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dc.contributor.authorFlanagan, Mariah
dc.date.accessioned2021-05-24T17:24:18Z
dc.date.available2021-05-24T17:24:18Z
dc.date.issued2017
dc.identifier.citationFlanagan, Mariah. 2017. Muscle memory: Interactions between the religioscapes and archeoscapes of Paganism, Christianity, and Islam in Luxor, Egypt -- Lambda Alpha Journal, v.47, p.20-38
dc.identifier.issn0047-3928
dc.identifier.urihttps://soar.wichita.edu/handle/10057/20023
dc.description.abstractWhat is now the city of Luxor in Upper Egypt has been in use since 3200 BC when it went by the name of Waset, commonly known now as the ancient Egyptian city of Thebes (Sullivan 2010: 1). Although not reaching its height of royal and political importance until the New Kingdom, Thebes became the capital of upper Egypt under the Intef dynasty in the First Intermediate Period (Dorman and Bryan 2007: XIV). When Intef III's son Menhotep II reunited Egypt in 2050 AD, Thebes remained the capital of a now unified Egypt (Sullivan 2010:1). The Middle Kingdom was thus born, and with it a new era of prosperity. With the arrival of the Middle Kingdom also came a "widespread building of religious structures," most of which are scarce now because they were later demolished or "substantially rebuilt" and then "incorporated into more elaborated structures erected on the same sites" (Wilkinson 2000: 22). Two notable exclusions to this pattern are the temples of Karnak and Luxor, both still situated in situ in the modern-day city of Luxor, their structural presence still very dominating of a landscape that is no longer ideologically pagan.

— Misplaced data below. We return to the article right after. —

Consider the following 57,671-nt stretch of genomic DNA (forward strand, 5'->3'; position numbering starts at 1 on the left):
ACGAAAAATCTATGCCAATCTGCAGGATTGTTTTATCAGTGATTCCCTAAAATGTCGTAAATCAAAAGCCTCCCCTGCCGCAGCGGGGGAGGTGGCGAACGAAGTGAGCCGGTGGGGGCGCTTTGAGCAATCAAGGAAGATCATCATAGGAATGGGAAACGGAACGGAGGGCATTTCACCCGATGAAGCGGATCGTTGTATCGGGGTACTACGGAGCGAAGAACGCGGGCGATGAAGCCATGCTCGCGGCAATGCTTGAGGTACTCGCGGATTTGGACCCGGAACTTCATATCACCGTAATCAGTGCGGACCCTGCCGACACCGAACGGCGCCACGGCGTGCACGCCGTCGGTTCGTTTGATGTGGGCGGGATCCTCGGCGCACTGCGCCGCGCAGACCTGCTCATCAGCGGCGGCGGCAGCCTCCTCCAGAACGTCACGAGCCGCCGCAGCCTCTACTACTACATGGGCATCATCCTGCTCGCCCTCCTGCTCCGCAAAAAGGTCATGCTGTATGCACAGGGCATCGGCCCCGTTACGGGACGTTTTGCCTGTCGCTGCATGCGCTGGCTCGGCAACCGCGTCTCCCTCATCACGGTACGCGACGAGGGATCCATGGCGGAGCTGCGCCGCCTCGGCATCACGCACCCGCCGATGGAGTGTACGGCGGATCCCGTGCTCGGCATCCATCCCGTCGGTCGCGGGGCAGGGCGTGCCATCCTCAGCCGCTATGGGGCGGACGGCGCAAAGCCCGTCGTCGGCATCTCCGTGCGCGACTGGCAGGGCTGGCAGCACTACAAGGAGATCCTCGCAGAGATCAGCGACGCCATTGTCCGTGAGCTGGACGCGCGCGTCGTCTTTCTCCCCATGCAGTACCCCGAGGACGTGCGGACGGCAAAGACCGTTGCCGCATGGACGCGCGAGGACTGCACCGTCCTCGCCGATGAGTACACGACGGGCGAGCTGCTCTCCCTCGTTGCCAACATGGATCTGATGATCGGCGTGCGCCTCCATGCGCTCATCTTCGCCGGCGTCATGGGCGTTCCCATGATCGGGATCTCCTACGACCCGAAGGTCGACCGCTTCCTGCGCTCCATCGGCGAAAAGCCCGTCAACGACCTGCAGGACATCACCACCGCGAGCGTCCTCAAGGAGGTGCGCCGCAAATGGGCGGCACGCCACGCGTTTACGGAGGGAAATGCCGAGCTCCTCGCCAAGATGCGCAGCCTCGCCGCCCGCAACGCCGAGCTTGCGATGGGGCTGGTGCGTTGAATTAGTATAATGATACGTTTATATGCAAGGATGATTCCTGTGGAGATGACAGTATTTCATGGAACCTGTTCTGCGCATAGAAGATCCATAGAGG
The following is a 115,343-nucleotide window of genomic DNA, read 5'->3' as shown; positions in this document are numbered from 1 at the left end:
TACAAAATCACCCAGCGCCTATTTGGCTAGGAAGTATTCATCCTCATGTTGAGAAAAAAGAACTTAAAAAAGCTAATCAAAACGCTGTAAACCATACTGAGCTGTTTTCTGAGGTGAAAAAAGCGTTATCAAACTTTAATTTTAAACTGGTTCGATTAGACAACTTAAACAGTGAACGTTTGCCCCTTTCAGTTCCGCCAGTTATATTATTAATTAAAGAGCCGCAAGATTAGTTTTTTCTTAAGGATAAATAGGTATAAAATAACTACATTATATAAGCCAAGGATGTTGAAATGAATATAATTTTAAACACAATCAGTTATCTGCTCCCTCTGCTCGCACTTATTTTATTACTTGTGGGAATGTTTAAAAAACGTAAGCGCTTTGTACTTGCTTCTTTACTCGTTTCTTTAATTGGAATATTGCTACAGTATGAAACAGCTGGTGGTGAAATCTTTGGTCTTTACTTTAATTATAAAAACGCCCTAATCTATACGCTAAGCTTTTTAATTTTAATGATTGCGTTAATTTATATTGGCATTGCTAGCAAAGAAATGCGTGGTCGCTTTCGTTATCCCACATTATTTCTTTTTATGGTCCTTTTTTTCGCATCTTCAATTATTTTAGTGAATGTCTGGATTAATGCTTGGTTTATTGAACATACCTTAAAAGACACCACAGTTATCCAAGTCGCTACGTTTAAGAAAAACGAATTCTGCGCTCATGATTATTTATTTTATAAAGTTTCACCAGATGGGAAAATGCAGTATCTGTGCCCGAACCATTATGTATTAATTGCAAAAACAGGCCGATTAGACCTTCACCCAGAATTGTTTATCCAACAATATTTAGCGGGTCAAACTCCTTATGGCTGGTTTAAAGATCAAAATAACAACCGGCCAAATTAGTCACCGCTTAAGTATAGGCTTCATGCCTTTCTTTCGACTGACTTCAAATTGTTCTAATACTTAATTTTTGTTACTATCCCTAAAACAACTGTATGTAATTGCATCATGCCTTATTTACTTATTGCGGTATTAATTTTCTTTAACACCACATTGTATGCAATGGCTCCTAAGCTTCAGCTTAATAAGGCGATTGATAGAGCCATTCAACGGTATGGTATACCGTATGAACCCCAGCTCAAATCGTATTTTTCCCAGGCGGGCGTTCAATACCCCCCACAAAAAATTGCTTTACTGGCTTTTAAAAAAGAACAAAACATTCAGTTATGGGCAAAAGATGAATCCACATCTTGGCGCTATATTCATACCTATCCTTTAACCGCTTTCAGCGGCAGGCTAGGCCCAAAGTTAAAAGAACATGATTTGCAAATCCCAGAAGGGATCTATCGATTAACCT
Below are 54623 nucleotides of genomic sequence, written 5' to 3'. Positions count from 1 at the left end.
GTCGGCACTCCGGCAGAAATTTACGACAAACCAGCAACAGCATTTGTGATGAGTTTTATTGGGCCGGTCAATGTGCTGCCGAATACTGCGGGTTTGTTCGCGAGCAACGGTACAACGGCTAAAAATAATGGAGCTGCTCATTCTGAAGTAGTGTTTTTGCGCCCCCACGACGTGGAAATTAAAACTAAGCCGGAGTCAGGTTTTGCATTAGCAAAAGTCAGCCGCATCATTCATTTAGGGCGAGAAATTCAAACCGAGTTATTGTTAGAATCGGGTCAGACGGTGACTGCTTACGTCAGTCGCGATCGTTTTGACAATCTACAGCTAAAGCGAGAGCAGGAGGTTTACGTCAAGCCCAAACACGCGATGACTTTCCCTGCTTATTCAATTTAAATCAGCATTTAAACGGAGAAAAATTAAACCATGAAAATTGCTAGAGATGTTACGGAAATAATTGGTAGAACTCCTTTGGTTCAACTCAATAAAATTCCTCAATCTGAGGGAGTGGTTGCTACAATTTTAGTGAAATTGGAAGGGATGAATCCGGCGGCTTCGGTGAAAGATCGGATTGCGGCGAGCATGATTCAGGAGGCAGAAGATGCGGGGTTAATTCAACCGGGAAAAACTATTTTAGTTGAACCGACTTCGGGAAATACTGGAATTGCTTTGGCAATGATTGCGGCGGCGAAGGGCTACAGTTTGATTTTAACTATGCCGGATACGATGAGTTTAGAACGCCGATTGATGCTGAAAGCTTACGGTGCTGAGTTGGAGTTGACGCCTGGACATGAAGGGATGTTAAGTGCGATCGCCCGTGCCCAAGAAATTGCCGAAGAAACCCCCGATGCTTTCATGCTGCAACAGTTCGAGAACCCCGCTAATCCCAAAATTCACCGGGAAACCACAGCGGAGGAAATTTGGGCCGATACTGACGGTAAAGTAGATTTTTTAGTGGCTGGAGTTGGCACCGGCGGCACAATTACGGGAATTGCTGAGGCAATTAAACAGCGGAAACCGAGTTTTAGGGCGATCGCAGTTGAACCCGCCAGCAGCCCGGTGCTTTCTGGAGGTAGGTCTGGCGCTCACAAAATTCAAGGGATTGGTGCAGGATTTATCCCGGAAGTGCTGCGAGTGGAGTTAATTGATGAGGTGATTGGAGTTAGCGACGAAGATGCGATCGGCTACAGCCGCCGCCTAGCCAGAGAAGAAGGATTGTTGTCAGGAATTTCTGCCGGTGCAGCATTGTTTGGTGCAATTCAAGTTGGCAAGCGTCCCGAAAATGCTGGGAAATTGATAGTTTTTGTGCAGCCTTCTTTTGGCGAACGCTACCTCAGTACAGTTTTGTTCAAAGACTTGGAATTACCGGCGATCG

dc.language.isoen_US
dc.publisherWichita State University. Department of Anthropology
dc.relation.ispartofseriesLAJ;v.47
dc.subjectArcheology
dc.subjectReligion
dc.subjectMiddle East
dc.titleMuscle memory: Interactions between the religioscapes and archeoscapes of Paganism, Christianity, and Islam in Luxor, Egypt
dc.typeArticle
dc.rights.holderCopyright by Lambda Alpha Journal, 2017


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